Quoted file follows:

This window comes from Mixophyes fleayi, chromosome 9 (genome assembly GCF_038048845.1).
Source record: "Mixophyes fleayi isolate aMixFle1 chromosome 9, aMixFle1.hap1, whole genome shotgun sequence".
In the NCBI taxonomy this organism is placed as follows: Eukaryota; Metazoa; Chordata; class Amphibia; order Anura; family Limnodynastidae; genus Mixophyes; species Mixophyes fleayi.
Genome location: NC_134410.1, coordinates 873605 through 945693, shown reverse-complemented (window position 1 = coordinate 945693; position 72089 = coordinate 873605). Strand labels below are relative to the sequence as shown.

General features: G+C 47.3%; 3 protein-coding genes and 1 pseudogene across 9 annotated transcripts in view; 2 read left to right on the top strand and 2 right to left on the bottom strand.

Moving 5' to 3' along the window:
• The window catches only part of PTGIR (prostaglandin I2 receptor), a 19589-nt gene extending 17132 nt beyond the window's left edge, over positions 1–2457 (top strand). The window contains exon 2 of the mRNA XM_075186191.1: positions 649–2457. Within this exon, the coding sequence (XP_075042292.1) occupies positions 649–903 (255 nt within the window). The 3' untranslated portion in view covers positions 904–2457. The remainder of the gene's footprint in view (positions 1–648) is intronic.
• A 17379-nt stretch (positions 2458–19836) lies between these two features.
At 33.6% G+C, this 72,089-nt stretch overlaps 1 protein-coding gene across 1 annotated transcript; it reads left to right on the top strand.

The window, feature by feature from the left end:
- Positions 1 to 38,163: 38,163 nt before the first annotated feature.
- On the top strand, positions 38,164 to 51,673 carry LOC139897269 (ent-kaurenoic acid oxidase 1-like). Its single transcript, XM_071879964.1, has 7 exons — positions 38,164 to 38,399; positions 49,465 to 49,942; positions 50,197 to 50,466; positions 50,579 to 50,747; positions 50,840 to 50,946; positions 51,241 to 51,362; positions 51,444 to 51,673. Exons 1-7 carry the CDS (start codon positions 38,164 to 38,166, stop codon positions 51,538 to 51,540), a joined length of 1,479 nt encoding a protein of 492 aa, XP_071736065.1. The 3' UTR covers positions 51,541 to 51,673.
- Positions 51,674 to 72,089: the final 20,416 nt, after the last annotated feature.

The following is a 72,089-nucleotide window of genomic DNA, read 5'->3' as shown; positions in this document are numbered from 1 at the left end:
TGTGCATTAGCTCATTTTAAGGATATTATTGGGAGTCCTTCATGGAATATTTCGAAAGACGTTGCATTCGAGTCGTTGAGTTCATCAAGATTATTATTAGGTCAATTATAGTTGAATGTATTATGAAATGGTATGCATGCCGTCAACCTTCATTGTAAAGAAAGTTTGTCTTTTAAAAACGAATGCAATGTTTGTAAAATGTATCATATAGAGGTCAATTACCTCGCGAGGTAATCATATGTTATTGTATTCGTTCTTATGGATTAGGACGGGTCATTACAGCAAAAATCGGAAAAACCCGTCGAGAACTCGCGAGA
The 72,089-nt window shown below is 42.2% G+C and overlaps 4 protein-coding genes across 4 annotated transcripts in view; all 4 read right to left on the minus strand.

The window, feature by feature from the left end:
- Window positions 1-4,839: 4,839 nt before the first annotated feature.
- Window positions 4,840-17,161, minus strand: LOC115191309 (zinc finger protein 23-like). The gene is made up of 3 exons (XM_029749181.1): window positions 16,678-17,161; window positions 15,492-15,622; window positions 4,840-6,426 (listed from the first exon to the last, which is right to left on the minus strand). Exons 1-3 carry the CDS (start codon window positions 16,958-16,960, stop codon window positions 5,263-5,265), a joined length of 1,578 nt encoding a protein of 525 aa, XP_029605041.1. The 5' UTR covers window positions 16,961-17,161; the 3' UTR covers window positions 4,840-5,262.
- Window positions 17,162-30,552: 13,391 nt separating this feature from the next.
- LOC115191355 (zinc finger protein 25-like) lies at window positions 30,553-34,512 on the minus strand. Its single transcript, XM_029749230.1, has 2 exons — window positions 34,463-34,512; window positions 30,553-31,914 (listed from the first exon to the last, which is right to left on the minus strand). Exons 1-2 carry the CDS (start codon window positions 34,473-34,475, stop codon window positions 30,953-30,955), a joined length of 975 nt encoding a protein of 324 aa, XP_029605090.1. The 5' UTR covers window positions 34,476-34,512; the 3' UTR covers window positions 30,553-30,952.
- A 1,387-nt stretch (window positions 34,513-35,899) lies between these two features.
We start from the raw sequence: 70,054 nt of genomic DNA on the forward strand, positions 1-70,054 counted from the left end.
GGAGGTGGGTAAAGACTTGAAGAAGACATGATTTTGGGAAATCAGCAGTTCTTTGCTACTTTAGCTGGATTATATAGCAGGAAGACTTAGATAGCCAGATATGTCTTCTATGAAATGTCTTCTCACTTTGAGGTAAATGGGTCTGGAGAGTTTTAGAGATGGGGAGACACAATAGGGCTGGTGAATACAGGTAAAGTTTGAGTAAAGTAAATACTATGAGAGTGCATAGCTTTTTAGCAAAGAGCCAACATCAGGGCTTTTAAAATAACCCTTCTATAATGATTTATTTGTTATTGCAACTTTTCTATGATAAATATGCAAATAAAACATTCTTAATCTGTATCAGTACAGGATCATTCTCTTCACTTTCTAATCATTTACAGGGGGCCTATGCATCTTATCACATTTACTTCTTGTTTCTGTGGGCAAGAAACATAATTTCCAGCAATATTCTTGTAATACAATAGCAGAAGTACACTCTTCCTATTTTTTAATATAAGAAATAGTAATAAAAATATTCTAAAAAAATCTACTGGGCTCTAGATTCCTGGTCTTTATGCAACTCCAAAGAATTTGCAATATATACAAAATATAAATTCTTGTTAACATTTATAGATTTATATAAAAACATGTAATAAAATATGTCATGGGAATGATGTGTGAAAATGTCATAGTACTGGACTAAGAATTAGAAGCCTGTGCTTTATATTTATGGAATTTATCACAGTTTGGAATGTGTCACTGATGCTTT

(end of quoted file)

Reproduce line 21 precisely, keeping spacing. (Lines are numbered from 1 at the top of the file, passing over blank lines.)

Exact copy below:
- LOC115191355 (zinc finger protein 25-like) lies at window positions 30,553-34,512 on the minus strand. Its single transcript, XM_029749230.1, has 2 exons — window positions 34,463-34,512; window positions 30,553-31,914 (listed from the first exon to the last, which is right to left on the minus strand). Exons 1-2 carry the CDS (start codon window positions 34,473-34,475, stop codon window positions 30,953-30,955), a joined length of 975 nt encoding a protein of 324 aa, XP_029605090.1. The 5' UTR covers window positions 34,476-34,512; the 3' UTR covers window positions 30,553-30,952.